23 killed in Iraq's 'Day of Rage' protests

Washington Post Foreign Service
Saturday, February 26, 2011

BAGHDAD - Tens of thousands of Iraqis surged into the streets Friday in at least a dozen demonstrations across the country, storming provincial buildings, forcing local officials to resign, freeing prisoners and otherwise demanding more from a government they only recently had a chance to elect.

At least 23 protesters were killed as Iraqis braved security forces to vent shared frustrations at the nearest government official. Sunnis, Shiites, Kurds and Christians, they shouted for simple dignities made more urgent by war - adequate electricity, clean water, a decent hospital, a fair shot at a job.

"I have demands!" Salma Mikahil, 48, cried out in Baghdad's Tahrir Square, as military helicopters and snipers looked down on thousands of people bearing handmade signs and olive branches signifying peace. "I want to see if Maliki can accept that I live on this," Mikahil said as he waved a 1,000-dinar note, worth less than a dollar, toward Prime Minister Nouri al-Maliki's offices. "I want to see if his conscience accepts it."

The protests - billed as Iraq's "Day of Rage" - represented a new sort of conflict for a population that has been menaced by sectarian militias and suicide bombers. Now, many wondered whether they would have to add to the list of enemies their own government, whose security forces beat and shot at protesters and journalists Friday and left hundreds injured.

Six people were killed in Fallujah and six in Mosul, with the other deaths reported in five separate incidents around the country, according to officials and witnesses. The reports attributed most casualties to security forces who opened fire.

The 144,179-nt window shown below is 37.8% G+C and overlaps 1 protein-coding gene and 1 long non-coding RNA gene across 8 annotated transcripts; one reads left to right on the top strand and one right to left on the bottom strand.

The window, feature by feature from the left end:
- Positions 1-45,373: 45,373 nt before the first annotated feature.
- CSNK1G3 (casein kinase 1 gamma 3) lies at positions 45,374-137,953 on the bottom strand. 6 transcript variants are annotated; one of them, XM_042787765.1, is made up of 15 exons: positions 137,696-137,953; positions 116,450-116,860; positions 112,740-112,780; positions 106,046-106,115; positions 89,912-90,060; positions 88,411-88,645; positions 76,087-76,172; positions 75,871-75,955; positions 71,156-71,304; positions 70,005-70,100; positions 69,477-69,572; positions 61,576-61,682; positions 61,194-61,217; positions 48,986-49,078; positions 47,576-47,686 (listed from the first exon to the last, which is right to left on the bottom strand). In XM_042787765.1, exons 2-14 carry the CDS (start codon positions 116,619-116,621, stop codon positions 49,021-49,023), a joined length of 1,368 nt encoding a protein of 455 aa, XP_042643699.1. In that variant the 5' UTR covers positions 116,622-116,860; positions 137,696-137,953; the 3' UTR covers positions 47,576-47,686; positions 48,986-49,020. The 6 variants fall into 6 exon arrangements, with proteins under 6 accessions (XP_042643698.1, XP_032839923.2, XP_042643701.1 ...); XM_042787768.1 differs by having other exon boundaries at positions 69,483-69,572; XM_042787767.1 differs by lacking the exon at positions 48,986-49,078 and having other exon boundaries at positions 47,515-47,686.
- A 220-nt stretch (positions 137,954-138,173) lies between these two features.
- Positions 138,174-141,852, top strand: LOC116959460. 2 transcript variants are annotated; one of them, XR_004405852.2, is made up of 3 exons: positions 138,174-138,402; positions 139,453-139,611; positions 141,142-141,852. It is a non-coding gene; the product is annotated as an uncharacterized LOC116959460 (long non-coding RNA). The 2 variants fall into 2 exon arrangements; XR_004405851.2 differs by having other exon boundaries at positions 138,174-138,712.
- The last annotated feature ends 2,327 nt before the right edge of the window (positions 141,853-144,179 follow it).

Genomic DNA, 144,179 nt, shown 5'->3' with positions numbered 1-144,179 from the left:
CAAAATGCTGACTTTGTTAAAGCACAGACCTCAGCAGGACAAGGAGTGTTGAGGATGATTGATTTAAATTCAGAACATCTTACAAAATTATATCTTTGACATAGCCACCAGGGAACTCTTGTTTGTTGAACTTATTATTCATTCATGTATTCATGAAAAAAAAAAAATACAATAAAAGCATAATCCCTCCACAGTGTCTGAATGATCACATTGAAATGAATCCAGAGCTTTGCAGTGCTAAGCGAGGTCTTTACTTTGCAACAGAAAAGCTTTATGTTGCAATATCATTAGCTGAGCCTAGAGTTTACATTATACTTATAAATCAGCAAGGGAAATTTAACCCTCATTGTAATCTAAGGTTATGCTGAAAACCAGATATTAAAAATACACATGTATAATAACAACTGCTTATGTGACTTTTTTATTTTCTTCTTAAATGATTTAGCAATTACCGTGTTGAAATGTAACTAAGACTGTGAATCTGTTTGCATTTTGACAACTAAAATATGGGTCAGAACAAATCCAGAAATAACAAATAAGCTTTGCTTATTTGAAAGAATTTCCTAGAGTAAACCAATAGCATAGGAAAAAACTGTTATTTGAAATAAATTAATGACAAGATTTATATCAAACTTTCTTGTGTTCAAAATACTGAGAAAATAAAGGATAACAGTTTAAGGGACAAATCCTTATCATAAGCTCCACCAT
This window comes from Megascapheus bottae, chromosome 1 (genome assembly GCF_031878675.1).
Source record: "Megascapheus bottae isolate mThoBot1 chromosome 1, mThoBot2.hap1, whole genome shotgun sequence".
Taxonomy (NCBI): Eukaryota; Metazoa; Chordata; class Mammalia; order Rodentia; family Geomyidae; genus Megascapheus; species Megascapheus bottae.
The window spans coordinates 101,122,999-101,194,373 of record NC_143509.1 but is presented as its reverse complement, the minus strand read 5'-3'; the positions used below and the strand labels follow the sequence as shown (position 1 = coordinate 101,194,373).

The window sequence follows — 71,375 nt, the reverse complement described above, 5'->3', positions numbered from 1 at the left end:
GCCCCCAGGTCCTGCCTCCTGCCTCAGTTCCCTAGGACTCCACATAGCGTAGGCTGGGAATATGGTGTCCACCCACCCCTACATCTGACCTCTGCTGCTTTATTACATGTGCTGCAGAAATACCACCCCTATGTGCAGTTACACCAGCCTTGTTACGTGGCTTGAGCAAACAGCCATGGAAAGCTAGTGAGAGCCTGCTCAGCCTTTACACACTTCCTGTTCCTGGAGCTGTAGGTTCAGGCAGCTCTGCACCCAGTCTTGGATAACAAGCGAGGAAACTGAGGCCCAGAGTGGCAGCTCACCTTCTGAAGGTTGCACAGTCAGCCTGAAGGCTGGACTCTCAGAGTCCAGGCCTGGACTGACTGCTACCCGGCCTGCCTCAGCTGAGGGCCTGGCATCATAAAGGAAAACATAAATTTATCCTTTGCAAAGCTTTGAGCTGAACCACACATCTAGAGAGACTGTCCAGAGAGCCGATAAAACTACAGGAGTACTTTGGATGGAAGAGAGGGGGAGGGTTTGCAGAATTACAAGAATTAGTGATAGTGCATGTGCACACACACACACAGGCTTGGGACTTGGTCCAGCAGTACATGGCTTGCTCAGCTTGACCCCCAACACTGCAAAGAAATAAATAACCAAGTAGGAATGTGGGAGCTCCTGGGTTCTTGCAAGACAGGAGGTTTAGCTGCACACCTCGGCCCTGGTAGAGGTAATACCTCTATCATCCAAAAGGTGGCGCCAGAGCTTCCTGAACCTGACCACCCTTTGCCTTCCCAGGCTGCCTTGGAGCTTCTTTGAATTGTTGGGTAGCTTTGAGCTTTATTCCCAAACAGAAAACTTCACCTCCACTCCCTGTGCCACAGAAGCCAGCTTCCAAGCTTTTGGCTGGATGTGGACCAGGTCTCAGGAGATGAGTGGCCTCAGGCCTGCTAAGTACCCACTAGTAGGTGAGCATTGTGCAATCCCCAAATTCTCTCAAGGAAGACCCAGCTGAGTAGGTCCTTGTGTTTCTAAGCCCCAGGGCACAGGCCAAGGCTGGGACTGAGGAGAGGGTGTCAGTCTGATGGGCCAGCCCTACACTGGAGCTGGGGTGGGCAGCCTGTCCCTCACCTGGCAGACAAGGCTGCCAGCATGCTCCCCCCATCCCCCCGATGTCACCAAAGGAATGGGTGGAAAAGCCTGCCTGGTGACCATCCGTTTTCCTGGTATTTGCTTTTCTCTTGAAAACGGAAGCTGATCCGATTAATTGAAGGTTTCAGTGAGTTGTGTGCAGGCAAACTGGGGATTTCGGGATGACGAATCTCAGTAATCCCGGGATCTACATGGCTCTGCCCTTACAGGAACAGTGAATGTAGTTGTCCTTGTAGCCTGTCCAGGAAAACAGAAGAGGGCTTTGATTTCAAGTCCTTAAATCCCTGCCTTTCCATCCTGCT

Violence on the streets

The demonstrators who sparked the crackdown were calling for reform, not revolution, although there were mini-examples of the latter - hyper-local versions of the recent revolts in Egypt, Tunisia and Libya. Crowds forced the resignation of the governor of the southern province of Basra and the entire city council of Fallujah and chased away the governor of Mosul, the brother of the speaker of parliament, who was also there and fled, too.

The protests began peacefully but grew more aggressive. Angry crowds seized a local police station in Kirkuk, set fire to a provincial office in Mosul and rattled fences around the local governate offices in Tikrit, prompting security forces to open fire with live bullets. At least three people were reported killed in the Tikrit area and three others in Kirkuk.

By sundown in Baghdad, security forces were spraying water cannons and exploding sound bombs to disperse protesters, chasing several through streets and alleyways and killing at least three, according to a witness. Two people were also reported killed in the semiautonomous Kurdish region in Iraq's north.

The day's events posed a unique challenge for the Obama administration, which has struggled to calibrate its responses to the protests rolling across the Middle East and North Africa but has a particular stake in the stability of the fledgling democracy the United States helped usher in here.

Analysts said Friday's developments were at best awkward for the United States.

"Obama wants to convey that 'Yes, Iraq has a number of problems that need to be addressed, but the country is on the right track,'???" said Joost Hiltermaan, deputy director for the International Crisis Group's Middle East program. "You can't possibly say, 'Iraq is in a crisis, and by the way, we're leaving.' "

The United States is set to complete the withdrawal of all its troops from Iraq by the end of the year.

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